The Supreme Court has ruled MPs must get a final say on whether Britain leaves the European Union.
Theresa May and her Government had argued ministers alone had the authority to trigger Article 50 – the mechanism for starting the two-year divorce process from Brussels – but judges in the UK's highest court ruled, by eight to three, Parliament must get a vote.
What did the judges say?
The Supreme Court judges ruled, by 8 to 3, that MPs must get a vote on leaving the EU Lord Neuberger, president of the Supreme Court, explained that ministers could not change the law if it impacted on British citizens and their rights.
A majority of judges ruled that, given EU law is currently directly absorbed into UK law when it is made, "a source of UK will be cut-off and, furthermore, the rights enjoyed by British people will be changed" once the UK "withdraws" from the 28-member bloc.
The judges said to ignore that wholesale change would be a "breach of constitutional principle" dating back "many centuries".
"The Supreme Court rules the Government cannot trigger Article 50 without an Act of Parliament authorising it to do so," concluded Lord Neuberger.
So what next?
Attorney General Jeremy Wright, speaking on the steps of the Parliament Square court, said the Government was "disappointed" by the outcome but would "comply" with the judgement.
The next step then will be for the Government to draw up an Act of Parliament for MPs to vote on. The legal bill could be as short as one-line. In their published judgement, which clocks in at more than 100 pages, the judges stated that a "'very brief statute" would suffice.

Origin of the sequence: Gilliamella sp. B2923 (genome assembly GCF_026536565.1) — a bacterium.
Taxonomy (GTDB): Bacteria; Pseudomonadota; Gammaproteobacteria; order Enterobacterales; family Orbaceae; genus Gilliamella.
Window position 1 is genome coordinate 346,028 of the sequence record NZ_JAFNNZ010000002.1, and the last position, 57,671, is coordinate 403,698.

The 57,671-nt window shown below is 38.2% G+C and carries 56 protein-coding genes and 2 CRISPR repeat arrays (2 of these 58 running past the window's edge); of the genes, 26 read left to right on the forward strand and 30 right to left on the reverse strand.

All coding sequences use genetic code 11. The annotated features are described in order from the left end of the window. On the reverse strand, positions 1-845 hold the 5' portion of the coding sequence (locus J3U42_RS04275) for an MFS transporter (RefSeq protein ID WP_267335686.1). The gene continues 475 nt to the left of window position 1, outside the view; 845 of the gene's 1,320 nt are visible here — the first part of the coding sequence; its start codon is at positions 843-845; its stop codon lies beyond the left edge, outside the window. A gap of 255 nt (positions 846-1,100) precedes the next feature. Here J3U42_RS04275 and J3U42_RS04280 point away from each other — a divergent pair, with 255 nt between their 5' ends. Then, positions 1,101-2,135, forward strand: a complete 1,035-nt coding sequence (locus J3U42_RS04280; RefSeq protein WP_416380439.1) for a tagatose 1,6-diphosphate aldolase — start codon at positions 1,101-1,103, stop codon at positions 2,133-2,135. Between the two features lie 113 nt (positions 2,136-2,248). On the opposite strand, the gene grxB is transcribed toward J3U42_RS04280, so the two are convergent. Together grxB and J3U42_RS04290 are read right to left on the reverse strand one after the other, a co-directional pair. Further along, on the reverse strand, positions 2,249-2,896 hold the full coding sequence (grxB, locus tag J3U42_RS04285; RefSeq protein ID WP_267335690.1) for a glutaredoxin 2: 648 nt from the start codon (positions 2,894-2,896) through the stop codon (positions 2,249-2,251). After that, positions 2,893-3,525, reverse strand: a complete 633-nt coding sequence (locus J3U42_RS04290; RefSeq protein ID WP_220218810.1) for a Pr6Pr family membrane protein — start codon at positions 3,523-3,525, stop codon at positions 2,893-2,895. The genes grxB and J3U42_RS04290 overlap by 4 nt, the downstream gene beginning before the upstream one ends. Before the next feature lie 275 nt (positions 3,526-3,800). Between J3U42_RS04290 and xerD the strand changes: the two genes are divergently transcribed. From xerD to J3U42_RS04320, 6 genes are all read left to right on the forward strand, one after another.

Given the Prime Minister has signalled her intention to start the exit negotiations by April, a vote is expected in the next two months. A more detailed timeline could be presented by Brexit Secretary David Davis when he makes a statement to MPs in the House of Commons this afternoon.
Labour has already said that, while it will respect the EU referendum result, it will look to make amendments to the Article 50 legislation in order to "prevent the Conservatives using Brexit to turn Britain into a bargain basement tax haven off the coast of Europe".
How will Bristol's MPs and those in the region vote?
Weston-super-Mare MP John Penrose says Parliament must approve Article 50 'pronto'. Conservative MPs, even those who campaigned to remain in the EU, look set to back an Article 50 vote.
Weston-super-Mare MP John Penrose backed staying in the EU but he took to Twitter to announce it was time to get on with kick-starting the process of leaving.
"Supreme Court has spoken on how UK leaves EU," said the former minister. "Now MPs & peers must respect the referendum decision & pass the law which delivers it pronto!"